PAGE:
As a word frequently mentioned in travel publications and industry debates, ‘overtourism’ has garnered a lot of attention in recent times. But what exactly does it mean and how can we avoid it?
Despite the known fact that tourism brings a wealth of benefits to small regions, a destination that attracts excessive crowds can also often face serious implications. From small ports becoming congested with hulking cruise ships to local businesses being forgotten about in favour of popular commercial stores, overtourism is quickly becoming a serious concern. So much so, that it’s important now, more than ever, for us all to ensure that our travel supports local communities.
To mark World Tourism Day, we explore how guided travel, when done right, can in fact preserve the destinations we know and love.
Venture outside of the usual tourist hotspots
Although we’ve all had the big ticket items on our bucket list at some stage, the joy in stumbling across an undiscovered cafe or local hangout can quickly turn into a holiday highlight – as well as an inadvertent way to help support the local community.
“At Trafalgar we take pride in encouraging our guests to discover the iconic as well as get below the surface of the places we visit by exploring villages, going beyond the expected and connecting with communities,” says Trafalgar CEO Gavin Tollman.
“Travel is about forging new paths, the adventure of delving deeper into destinations. By creating new and interesting experiences we not only promote lesser-known areas for our guests to explore, we ensure we are maximising the immense benefits of for more people to experience the beautiful places we visit, all year-round.”
Support small, local businesses and people
Opting to take part in more local experiences is not only the perfect way to get to the heart and soul of a destination, but also to ensure these experiences can be enjoy by future generations to come.
Like in Perugia, Italy, where Trafalgar guests have the chance to visit the 1921 Laboratorio Giuditta to learn traditional Umbrian weaving techniques from Marta – the only person in the world still using Jacquard wooden looms to create wool and silk pieces.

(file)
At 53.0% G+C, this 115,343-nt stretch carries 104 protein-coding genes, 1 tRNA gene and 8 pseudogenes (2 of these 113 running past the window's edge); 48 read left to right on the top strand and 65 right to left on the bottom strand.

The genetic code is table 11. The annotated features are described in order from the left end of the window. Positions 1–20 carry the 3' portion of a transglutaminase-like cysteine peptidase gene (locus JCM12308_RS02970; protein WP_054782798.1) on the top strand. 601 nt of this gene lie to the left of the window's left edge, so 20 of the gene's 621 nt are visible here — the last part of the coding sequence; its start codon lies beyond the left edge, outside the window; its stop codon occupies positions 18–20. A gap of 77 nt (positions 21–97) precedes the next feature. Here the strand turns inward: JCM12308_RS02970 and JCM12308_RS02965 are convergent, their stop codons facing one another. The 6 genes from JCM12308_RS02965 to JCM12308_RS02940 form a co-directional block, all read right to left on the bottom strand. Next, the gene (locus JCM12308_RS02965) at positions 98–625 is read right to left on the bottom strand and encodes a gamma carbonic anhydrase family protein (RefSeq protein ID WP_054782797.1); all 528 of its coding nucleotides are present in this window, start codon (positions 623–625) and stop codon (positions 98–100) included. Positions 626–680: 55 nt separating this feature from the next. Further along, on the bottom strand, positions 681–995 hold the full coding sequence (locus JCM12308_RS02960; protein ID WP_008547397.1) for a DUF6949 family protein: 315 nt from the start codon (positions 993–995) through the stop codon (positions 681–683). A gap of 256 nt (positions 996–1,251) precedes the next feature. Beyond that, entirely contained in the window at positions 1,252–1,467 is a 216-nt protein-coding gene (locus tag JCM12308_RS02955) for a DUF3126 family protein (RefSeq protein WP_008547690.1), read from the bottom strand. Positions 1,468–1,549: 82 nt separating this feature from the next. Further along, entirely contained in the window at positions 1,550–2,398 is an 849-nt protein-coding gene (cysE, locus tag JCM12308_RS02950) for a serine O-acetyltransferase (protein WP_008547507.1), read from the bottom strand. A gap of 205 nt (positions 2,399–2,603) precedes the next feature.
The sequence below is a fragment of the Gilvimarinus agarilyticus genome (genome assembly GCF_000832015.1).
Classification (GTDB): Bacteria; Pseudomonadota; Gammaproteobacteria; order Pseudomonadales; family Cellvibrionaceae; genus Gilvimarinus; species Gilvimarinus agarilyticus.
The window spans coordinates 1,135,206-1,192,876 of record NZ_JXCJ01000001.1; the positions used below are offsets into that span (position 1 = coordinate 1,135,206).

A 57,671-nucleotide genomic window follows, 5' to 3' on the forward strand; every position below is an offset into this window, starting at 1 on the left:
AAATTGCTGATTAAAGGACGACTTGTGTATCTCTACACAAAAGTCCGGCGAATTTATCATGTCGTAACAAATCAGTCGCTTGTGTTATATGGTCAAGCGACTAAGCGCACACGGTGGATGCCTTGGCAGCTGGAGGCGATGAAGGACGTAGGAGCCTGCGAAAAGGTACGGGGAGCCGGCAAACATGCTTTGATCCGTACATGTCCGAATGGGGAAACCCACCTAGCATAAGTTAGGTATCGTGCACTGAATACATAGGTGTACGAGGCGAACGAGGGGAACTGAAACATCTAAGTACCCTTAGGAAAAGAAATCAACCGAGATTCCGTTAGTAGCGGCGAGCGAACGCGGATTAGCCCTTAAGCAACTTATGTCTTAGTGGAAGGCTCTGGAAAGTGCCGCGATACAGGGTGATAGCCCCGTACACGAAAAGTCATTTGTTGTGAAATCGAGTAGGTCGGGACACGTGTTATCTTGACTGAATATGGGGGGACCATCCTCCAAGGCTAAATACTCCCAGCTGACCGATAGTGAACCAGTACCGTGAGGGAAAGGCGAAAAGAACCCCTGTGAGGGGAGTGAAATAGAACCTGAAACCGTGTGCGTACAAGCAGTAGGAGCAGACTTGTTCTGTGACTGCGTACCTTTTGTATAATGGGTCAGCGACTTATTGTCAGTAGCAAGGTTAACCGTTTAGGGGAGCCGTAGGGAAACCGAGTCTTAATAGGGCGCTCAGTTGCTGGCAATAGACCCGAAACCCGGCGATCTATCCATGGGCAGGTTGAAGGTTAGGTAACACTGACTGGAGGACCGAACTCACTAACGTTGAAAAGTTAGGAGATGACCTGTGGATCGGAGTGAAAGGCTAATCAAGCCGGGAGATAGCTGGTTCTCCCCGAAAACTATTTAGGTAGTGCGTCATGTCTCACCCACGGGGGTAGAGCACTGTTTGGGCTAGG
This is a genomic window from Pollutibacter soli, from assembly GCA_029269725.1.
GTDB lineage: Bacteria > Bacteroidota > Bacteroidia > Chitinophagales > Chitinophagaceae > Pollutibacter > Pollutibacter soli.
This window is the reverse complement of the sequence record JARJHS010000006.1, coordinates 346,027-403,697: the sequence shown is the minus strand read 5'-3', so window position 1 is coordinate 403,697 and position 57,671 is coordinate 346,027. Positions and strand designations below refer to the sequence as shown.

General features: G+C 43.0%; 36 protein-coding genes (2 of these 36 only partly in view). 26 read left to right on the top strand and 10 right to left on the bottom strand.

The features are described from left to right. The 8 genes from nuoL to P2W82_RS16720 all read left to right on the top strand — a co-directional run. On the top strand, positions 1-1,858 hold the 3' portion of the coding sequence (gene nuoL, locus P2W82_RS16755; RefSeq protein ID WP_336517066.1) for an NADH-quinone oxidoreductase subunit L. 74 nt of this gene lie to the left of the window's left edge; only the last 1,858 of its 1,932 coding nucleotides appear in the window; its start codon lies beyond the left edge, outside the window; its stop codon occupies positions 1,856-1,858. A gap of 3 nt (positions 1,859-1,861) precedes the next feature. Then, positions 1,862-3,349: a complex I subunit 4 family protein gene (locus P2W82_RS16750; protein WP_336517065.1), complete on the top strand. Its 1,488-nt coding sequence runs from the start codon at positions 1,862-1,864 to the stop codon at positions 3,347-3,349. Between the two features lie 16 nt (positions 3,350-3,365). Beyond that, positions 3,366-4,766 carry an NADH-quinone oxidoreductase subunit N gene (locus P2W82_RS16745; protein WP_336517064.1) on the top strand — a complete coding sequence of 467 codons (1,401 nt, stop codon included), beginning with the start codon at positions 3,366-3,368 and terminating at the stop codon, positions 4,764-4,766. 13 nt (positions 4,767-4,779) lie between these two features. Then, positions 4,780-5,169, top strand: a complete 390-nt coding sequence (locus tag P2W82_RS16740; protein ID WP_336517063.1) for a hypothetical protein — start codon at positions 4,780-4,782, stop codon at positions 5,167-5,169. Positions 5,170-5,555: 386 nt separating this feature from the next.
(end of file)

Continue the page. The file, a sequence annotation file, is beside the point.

“It is imperative that when taking action in the destination, this must, must be done so in genuine partnership with locals”
Or in Mississippi, USA where hosts, the Tanners introduce guests to their cotton plantation and explain how each visit helps to preserve the history of their estate and the Mississippi cotton plantation heritage.
“It is imperative that when taking action in the destination, this must, must be done so in genuine partnership with locals – the emphasis being on working with them to ensure the betterment of the places they call home. In doing so we ensure a focus on safeguarding the natural beauty, cultures and traditions of the people and places we visit, which is how we are able to instill the power of travel to truly change lives, both for travellers and for those people in the places they visit”, says Gavin.
Travel in shoulder season
“We must break the bottleneck approach by staggering travellers across the seasons,”
It’s easy to forget that summer holiday hotspots like Venice and Dubrovnik are still the homes of many residents, long after the ice cream stands are pulled down. Although tourists bring a booming economy throughout peak season, it’s important to consider travel during the shoulder season to help sustain the livelihoods of many struggling locals.
“Sustaining a business for longevity and legacy means driving tourism activity beyond the peak season. Seasonal tourism management alleviates such pressures – it allows us to be enablers not eliminators when it comes to helping local businesses in the likes of Dubrovnik, Venice, Barcelona or wherever it may be. We must break the bottleneck approach by staggering travellers across the seasons”, says Gavin.
Contribute to the protection of the location
Safeguarding the natural beauty, cultures and traditions of the people and places we visit is crucial to avoiding the negative impacts of overtourism. From offsetting your carbon emissions when flying to saying no to printed travel documents (a habit Trafalgar actively encourages) we can all do our part to practise sustainable tourism.
An initiative set up by The National Trust, an independent charity that Trafalgar actively supports, demonstrated the power of sustainable practices last year in Ireland.
Prior to 2012, the UNESCO-listed Giants Causeway was struggling to cope with the increasing volume of tourist visits. The charity realised that by rebuilding their visitor centre with local, sustainable materials, they could embrace the opportunity to welcome more guests without impacting the environment.
“In 2017, Giants Causeway welcomed one million visitors, a record for any Northern Ireland attraction. Moreover, the new facility demonstrated the importance of enabling and preserving as opposed to running the risk of eliminating, with people roaming without regard for what they are seeing. Trafalgar is proud to have been involved with such a commendable initiative”, says Gavin.
Trafalgar is committed to travelling responsibly and supporting the people and communities that welcome us into their worlds. Learn more about the work we do through JoinTrafalgar, powered by TreadRight.
To read Gavin’s full article about the importance of sustainable travel, head to his blog here.